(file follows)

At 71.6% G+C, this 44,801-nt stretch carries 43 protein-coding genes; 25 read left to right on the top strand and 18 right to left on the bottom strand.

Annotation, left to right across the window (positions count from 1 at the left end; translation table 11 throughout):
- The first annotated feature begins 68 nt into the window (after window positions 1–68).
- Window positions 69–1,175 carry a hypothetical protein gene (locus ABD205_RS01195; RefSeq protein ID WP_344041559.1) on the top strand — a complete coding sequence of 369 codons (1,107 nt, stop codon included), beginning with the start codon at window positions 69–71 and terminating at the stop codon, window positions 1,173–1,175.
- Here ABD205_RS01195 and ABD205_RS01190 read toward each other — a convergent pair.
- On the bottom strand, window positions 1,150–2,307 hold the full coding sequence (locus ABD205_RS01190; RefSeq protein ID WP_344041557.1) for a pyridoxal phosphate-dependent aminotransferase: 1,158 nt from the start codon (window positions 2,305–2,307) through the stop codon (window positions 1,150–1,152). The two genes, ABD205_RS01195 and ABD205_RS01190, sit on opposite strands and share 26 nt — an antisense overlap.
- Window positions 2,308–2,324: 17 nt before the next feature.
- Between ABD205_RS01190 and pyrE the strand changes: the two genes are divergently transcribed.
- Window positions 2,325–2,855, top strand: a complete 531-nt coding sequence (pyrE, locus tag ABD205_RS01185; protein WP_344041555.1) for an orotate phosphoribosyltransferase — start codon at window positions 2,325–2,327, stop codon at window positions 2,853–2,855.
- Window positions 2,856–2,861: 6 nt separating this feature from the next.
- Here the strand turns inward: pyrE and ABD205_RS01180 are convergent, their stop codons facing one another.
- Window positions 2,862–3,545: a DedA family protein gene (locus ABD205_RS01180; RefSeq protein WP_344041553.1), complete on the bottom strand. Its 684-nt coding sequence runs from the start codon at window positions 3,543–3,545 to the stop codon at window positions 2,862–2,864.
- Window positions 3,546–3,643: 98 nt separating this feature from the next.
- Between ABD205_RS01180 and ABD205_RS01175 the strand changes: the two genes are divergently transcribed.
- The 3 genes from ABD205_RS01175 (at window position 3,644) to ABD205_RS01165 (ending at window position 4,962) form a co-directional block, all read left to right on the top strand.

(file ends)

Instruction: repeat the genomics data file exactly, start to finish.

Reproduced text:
At 71.6% G+C, this 44,801-nt stretch carries 43 protein-coding genes; 25 read left to right on the top strand and 18 right to left on the bottom strand.

Annotation, left to right across the window (positions count from 1 at the left end; translation table 11 throughout):
- The first annotated feature begins 68 nt into the window (after window positions 1–68).
- Window positions 69–1,175 carry a hypothetical protein gene (locus ABD205_RS01195; RefSeq protein ID WP_344041559.1) on the top strand — a complete coding sequence of 369 codons (1,107 nt, stop codon included), beginning with the start codon at window positions 69–71 and terminating at the stop codon, window positions 1,173–1,175.
- Here ABD205_RS01195 and ABD205_RS01190 read toward each other — a convergent pair.
- On the bottom strand, window positions 1,150–2,307 hold the full coding sequence (locus ABD205_RS01190; RefSeq protein ID WP_344041557.1) for a pyridoxal phosphate-dependent aminotransferase: 1,158 nt from the start codon (window positions 2,305–2,307) through the stop codon (window positions 1,150–1,152). The two genes, ABD205_RS01195 and ABD205_RS01190, sit on opposite strands and share 26 nt — an antisense overlap.
- Window positions 2,308–2,324: 17 nt before the next feature.
- Between ABD205_RS01190 and pyrE the strand changes: the two genes are divergently transcribed.
- Window positions 2,325–2,855, top strand: a complete 531-nt coding sequence (pyrE, locus tag ABD205_RS01185; protein WP_344041555.1) for an orotate phosphoribosyltransferase — start codon at window positions 2,325–2,327, stop codon at window positions 2,853–2,855.
- Window positions 2,856–2,861: 6 nt separating this feature from the next.
- Here the strand turns inward: pyrE and ABD205_RS01180 are convergent, their stop codons facing one another.
- Window positions 2,862–3,545: a DedA family protein gene (locus ABD205_RS01180; RefSeq protein WP_344041553.1), complete on the bottom strand. Its 684-nt coding sequence runs from the start codon at window positions 3,543–3,545 to the stop codon at window positions 2,862–2,864.
- Window positions 3,546–3,643: 98 nt separating this feature from the next.
- Between ABD205_RS01180 and ABD205_RS01175 the strand changes: the two genes are divergently transcribed.
- The 3 genes from ABD205_RS01175 (at window position 3,644) to ABD205_RS01165 (ending at window position 4,962) form a co-directional block, all read left to right on the top strand.